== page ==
Like deep ecologists, some eco-terrorists subscribe to the idea of biocentrism, which is described as "a belief that human beings are just an ordinary member of the biological community" and that all living things should have rights and deserve protection under the law. Other eco-terrorists are motivated by different aspects of deep ecology, like the goal to return the environment to its "natural", i.e., pre-industrial, state.
There are a wide variety of tactics used by eco-terrorists and groups associated with eco-terrorism. Examples include:
Stefan Leader characterizes these groups, namely ELF, with having "leaderless resistance" which he describes as "a technique by which terrorist groups can carry out violent acts while reducing the risk of infiltration by law enforcement elements. The basic principle of leaderless resistance is that there is no centralized authority or chain-of-command." Essentially this consists of independent cells which operate autonomously, sharing goals, but having no central leaders or formal organizational structure. Those who wish to join are typically encouraged to start their own cell, rather than seek out other members and jeopardize their secrecy.
Organizations that have been accused of eco-terrorism in the United States include the Animal Liberation Front (ALF), the Earth Liberation Front (ELF), the Sea Shepherd Conservation Society, People for the Ethical Treatment of Animals (PETA), Earth First!, The Coalition to Save the Preserves, and the Hardesty Avengers. In 2010, the FBI was criticized in U.S. Justice Department reports for unjustified surveillance (and placement on the Terrorism Watchlist) between 2001 and 2006 of members of animal-rights groups such as Greenpeace and PETA.
In a 2002 testimony to the US Congress, an FBI official mentioned the actions of Sea Shepherd Conservation Society in the context of eco-terrorism. The Sea Shepherd Conservation Society intervenes against whaling, seal hunting, and fishing operations with direct action tactics. In 1986, the group caused nearly US$1.8 million in damage to equipment used by Icelandic whalers. In 1992, they sabotaged two Japanese ships that were drift-net fishing for squid by cutting their nets and throwing stink bombs on board the boats.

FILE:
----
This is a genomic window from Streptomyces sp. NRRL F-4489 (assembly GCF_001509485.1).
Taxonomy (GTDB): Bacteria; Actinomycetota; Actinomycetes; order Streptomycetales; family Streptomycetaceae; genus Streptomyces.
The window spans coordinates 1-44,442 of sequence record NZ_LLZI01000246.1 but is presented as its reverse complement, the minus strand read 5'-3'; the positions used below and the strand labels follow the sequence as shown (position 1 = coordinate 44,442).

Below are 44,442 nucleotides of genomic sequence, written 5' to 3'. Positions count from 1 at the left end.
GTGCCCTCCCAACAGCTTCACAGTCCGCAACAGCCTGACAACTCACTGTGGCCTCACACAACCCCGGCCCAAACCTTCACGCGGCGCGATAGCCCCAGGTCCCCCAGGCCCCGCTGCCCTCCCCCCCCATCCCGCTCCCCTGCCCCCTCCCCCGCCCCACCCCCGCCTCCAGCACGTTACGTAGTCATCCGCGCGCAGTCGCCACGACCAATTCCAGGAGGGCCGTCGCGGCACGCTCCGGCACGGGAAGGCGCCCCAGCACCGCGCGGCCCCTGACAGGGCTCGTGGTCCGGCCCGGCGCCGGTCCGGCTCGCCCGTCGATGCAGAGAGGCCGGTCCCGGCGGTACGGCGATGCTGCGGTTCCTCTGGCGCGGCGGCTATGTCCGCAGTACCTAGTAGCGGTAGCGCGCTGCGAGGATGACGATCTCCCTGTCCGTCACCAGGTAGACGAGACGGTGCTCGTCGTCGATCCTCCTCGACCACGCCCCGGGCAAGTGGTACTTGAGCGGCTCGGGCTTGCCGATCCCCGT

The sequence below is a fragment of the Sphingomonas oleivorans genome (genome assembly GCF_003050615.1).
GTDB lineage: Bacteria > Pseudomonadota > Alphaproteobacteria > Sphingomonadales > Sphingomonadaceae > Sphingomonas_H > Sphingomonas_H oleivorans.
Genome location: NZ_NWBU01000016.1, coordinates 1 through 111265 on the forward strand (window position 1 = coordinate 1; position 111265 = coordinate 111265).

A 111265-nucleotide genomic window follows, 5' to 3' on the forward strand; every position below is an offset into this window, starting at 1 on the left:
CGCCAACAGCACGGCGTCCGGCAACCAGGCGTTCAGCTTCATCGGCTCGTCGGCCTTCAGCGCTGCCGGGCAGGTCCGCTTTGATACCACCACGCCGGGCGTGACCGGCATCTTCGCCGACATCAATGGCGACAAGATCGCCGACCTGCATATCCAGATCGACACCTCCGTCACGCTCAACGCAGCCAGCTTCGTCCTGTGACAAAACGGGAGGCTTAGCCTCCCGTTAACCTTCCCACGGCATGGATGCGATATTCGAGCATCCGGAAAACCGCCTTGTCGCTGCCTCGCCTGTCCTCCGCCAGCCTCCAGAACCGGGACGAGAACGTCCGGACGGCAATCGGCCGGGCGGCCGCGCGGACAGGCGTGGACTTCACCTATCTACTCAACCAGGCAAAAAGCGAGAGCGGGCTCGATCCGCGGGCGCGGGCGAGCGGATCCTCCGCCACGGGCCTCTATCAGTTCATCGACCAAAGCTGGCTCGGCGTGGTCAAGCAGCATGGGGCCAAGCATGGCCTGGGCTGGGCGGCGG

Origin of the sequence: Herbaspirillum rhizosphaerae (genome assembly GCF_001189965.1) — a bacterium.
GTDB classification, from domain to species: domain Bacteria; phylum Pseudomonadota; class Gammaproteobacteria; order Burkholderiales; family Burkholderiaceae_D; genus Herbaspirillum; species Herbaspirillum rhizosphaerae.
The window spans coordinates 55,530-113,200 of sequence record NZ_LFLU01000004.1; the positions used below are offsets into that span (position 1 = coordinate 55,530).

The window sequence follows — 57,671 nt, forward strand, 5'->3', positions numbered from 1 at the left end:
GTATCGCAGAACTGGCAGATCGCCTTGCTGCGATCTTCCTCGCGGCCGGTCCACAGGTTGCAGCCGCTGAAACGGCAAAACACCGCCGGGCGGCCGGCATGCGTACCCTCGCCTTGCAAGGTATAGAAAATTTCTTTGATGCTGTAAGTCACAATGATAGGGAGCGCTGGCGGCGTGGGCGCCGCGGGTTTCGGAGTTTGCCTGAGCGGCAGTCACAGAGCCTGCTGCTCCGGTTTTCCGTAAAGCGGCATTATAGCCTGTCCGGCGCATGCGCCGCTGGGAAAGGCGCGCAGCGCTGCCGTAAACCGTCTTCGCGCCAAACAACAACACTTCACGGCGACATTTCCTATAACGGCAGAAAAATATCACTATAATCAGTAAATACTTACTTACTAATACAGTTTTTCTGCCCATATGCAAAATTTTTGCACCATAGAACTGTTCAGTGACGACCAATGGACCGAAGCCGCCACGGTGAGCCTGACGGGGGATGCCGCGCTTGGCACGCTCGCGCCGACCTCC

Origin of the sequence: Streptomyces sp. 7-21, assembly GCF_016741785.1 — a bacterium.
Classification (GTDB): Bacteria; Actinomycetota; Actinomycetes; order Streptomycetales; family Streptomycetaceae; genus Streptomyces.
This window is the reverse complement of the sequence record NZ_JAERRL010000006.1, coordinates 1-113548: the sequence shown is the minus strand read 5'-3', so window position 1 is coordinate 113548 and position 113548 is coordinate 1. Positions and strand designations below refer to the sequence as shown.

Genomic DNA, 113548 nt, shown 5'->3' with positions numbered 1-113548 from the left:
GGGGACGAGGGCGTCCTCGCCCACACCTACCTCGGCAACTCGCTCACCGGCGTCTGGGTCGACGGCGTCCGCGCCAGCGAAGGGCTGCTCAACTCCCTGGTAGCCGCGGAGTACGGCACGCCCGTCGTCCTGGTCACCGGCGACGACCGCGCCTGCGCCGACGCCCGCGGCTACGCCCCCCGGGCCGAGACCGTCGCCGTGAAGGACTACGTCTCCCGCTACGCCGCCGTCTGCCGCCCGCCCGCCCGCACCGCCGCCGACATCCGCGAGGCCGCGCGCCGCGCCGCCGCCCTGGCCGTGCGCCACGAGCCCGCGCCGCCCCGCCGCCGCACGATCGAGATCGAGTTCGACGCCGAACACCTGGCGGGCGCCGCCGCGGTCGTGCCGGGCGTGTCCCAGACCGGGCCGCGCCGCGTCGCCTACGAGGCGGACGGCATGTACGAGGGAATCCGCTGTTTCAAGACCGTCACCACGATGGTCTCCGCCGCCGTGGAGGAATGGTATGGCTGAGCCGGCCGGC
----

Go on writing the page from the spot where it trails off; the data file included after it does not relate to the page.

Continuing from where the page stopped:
Inspired by Edward Abbey, Earth First! began in 1980. Although the group has been credited with becoming more mainstream, its use of tree spiking during campaigns has been associated with the origins of eco-terrorism. In 1990, Earth First! organizers Judi Bari and Darryl Cherney were injured when a motion-detecting pipe bomb detonated beneath Bari's driver seat. Authorities alleged that the bomb was being transported and accidentally detonated. The pair sued investigators, alleging false arrest, illegal search, slanderous statements and conspiracy. In 2002, a jury found that FBI agents and Oakland police officers violated constitutional rights to free speech and protection from unlawful searches of Earth First! organizers.
The Earth Liberation Front, founded in 1992, joined with the Animal Liberation Front, which had its beginnings in England in 1979. They have been connected primarily with arson but claim that they work to harm neither human nor animal. A recent example of ELF arson was the March 2008 "torching of luxury homes in the swank Seattle suburb of Woodinville". A banner left at the scene claimed the housing development was not green as advertised, and was signed ELF. In September 2009 ELF claimed responsibility for the destruction of two radio towers in Seattle. The FBI in 2001 named the ELF as "one of the most active extremist elements in the United States", and a "terrorist threat." The Coalition to Save the Preserves was mentioned in FBI testimony as a group that was responsible for a series of arsons in Arizona. Using similar tactics to the ELF, they have caused more than US$5 million in damages.
Media reports have tied Ted Kaczynski, also known as the Unabomber, to environmental activists, and say that the 23 injuries and three deaths through letter-bombs were the acts of an independent eco-terrorist. Among those making such accusations were ABC, The New York Times, Time magazine, and USA Today.
A number of "local" organizations have also been indicted under US Federal laws related to eco-terrorism. These include, among others, the group Stop Huntingdon Animal Cruelty. Another example is the Hardesty Avengers who spiked trees in the Hardesty Mountains in Willamette National Forest in 1984.